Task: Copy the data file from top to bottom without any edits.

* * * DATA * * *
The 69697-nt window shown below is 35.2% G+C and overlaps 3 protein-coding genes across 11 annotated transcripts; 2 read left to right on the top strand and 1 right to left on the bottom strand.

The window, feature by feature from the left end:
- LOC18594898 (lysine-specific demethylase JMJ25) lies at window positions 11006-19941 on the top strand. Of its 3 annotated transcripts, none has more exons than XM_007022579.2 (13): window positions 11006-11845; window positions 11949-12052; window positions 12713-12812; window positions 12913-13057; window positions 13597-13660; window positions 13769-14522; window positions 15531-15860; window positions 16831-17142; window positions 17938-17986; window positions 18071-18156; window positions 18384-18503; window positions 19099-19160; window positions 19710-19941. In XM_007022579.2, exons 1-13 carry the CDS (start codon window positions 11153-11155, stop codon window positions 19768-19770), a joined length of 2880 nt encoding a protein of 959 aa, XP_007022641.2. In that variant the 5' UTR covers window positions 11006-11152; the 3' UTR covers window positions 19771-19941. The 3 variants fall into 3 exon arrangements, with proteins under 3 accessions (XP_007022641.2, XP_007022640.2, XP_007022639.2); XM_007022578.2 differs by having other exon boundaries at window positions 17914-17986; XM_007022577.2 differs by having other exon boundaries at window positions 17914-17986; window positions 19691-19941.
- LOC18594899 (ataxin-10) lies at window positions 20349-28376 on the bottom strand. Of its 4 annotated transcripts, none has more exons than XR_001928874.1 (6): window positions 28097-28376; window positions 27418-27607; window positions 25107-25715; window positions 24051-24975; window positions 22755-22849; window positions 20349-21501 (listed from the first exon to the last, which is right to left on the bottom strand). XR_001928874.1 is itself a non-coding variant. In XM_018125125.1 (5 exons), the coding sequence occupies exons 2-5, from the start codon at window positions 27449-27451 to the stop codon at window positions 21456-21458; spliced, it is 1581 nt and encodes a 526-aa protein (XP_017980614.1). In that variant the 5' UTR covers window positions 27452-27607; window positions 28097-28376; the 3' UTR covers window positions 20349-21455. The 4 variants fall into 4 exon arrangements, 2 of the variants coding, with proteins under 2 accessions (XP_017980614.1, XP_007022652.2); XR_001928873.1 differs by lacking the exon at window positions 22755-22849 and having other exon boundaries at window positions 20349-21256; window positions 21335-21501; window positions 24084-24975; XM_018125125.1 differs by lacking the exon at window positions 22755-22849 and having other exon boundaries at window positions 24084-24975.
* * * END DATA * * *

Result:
The 69697-nt window shown below is 35.2% G+C and overlaps 3 protein-coding genes across 11 annotated transcripts; 2 read left to right on the top strand and 1 right to left on the bottom strand.

The window, feature by feature from the left end:
- LOC18594898 (lysine-specific demethylase JMJ25) lies at window positions 11006-19941 on the top strand. Of its 3 annotated transcripts, none has more exons than XM_007022579.2 (13): window positions 11006-11845; window positions 11949-12052; window positions 12713-12812; window positions 12913-13057; window positions 13597-13660; window positions 13769-14522; window positions 15531-15860; window positions 16831-17142; window positions 17938-17986; window positions 18071-18156; window positions 18384-18503; window positions 19099-19160; window positions 19710-19941. In XM_007022579.2, exons 1-13 carry the CDS (start codon window positions 11153-11155, stop codon window positions 19768-19770), a joined length of 2880 nt encoding a protein of 959 aa, XP_007022641.2. In that variant the 5' UTR covers window positions 11006-11152; the 3' UTR covers window positions 19771-19941. The 3 variants fall into 3 exon arrangements, with proteins under 3 accessions (XP_007022641.2, XP_007022640.2, XP_007022639.2); XM_007022578.2 differs by having other exon boundaries at window positions 17914-17986; XM_007022577.2 differs by having other exon boundaries at window positions 17914-17986; window positions 19691-19941.
- LOC18594899 (ataxin-10) lies at window positions 20349-28376 on the bottom strand. Of its 4 annotated transcripts, none has more exons than XR_001928874.1 (6): window positions 28097-28376; window positions 27418-27607; window positions 25107-25715; window positions 24051-24975; window positions 22755-22849; window positions 20349-21501 (listed from the first exon to the last, which is right to left on the bottom strand). XR_001928874.1 is itself a non-coding variant. In XM_018125125.1 (5 exons), the coding sequence occupies exons 2-5, from the start codon at window positions 27449-27451 to the stop codon at window positions 21456-21458; spliced, it is 1581 nt and encodes a 526-aa protein (XP_017980614.1). In that variant the 5' UTR covers window positions 27452-27607; window positions 28097-28376; the 3' UTR covers window positions 20349-21455. The 4 variants fall into 4 exon arrangements, 2 of the variants coding, with proteins under 2 accessions (XP_017980614.1, XP_007022652.2); XR_001928873.1 differs by lacking the exon at window positions 22755-22849 and having other exon boundaries at window positions 20349-21256; window positions 21335-21501; window positions 24084-24975; XM_018125125.1 differs by lacking the exon at window positions 22755-22849 and having other exon boundaries at window positions 24084-24975.